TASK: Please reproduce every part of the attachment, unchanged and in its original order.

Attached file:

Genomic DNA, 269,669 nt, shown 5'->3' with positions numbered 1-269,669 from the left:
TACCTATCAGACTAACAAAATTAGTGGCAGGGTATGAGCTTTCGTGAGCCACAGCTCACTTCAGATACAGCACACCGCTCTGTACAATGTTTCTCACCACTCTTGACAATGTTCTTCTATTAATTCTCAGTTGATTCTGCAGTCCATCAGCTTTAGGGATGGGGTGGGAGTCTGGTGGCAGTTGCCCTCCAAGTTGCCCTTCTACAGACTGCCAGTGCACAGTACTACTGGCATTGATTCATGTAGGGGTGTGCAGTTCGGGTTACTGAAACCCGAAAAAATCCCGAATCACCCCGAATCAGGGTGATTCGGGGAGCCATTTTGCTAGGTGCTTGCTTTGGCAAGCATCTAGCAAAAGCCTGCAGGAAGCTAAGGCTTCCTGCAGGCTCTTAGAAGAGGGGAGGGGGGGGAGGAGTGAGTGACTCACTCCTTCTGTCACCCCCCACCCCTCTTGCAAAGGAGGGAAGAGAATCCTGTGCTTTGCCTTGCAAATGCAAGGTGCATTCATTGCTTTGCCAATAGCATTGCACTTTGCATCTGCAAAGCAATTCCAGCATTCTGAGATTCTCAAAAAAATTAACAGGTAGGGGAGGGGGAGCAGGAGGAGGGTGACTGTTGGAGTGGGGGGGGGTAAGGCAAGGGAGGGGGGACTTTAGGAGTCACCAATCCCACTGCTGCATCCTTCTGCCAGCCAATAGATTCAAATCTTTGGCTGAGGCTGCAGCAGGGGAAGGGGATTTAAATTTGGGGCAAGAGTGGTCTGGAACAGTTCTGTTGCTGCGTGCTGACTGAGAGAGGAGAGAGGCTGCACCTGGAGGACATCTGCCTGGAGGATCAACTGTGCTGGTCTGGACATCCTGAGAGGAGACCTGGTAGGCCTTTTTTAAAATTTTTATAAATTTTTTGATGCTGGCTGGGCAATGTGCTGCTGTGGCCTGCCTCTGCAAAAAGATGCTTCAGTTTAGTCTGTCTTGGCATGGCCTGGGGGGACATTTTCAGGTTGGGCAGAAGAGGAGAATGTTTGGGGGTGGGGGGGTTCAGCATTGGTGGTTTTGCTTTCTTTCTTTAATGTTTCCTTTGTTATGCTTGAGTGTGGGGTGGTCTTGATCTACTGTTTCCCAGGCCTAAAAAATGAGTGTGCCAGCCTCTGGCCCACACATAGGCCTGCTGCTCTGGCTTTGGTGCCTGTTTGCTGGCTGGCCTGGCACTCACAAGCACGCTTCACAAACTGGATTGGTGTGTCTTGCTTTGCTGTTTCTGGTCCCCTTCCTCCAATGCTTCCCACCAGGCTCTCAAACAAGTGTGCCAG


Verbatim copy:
Genomic DNA, 269,669 nt, shown 5'->3' with positions numbered 1-269,669 from the left:
TACCTATCAGACTAACAAAATTAGTGGCAGGGTATGAGCTTTCGTGAGCCACAGCTCACTTCAGATACAGCACACCGCTCTGTACAATGTTTCTCACCACTCTTGACAATGTTCTTCTATTAATTCTCAGTTGATTCTGCAGTCCATCAGCTTTAGGGATGGGGTGGGAGTCTGGTGGCAGTTGCCCTCCAAGTTGCCCTTCTACAGACTGCCAGTGCACAGTACTACTGGCATTGATTCATGTAGGGGTGTGCAGTTCGGGTTACTGAAACCCGAAAAAATCCCGAATCACCCCGAATCAGGGTGATTCGGGGAGCCATTTTGCTAGGTGCTTGCTTTGGCAAGCATCTAGCAAAAGCCTGCAGGAAGCTAAGGCTTCCTGCAGGCTCTTAGAAGAGGGGAGGGGGGGGAGGAGTGAGTGACTCACTCCTTCTGTCACCCCCCACCCCTCTTGCAAAGGAGGGAAGAGAATCCTGTGCTTTGCCTTGCAAATGCAAGGTGCATTCATTGCTTTGCCAATAGCATTGCACTTTGCATCTGCAAAGCAATTCCAGCATTCTGAGATTCTCAAAAAAATTAACAGGTAGGGGAGGGGGAGCAGGAGGAGGGTGACTGTTGGAGTGGGGGGGGGTAAGGCAAGGGAGGGGGGACTTTAGGAGTCACCAATCCCACTGCTGCATCCTTCTGCCAGCCAATAGATTCAAATCTTTGGCTGAGGCTGCAGCAGGGGAAGGGGATTTAAATTTGGGGCAAGAGTGGTCTGGAACAGTTCTGTTGCTGCGTGCTGACTGAGAGAGGAGAGAGGCTGCACCTGGAGGACATCTGCCTGGAGGATCAACTGTGCTGGTCTGGACATCCTGAGAGGAGACCTGGTAGGCCTTTTTTAAAATTTTTATAAATTTTTTGATGCTGGCTGGGCAATGTGCTGCTGTGGCCTGCCTCTGCAAAAAGATGCTTCAGTTTAGTCTGTCTTGGCATGGCCTGGGGGGACATTTTCAGGTTGGGCAGAAGAGGAGAATGTTTGGGGGTGGGGGGGTTCAGCATTGGTGGTTTTGCTTTCTTTCTTTAATGTTTCCTTTGTTATGCTTGAGTGTGGGGTGGTCTTGATCTACTGTTTCCCAGGCCTAAAAAATGAGTGTGCCAGCCTCTGGCCCACACATAGGCCTGCTGCTCTGGCTTTGGTGCCTGTTTGCTGGCTGGCCTGGCACTCACAAGCACGCTTCACAAACTGGATTGGTGTGTCTTGCTTTGCTGTTTCTGGTCCCCTTCCTCCAATGCTTCCCACCAGGCTCTCAAACAAGTGTGCCAG